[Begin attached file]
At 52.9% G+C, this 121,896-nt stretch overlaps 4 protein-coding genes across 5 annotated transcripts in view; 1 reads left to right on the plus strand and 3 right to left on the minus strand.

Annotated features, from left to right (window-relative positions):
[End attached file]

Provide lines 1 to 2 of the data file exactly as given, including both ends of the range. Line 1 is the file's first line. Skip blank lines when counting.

At 52.9% G+C, this 121,896-nt stretch overlaps 4 protein-coding genes across 5 annotated transcripts in view; 1 reads left to right on the plus strand and 3 right to left on the minus strand.

Annotated features, from left to right (window-relative positions):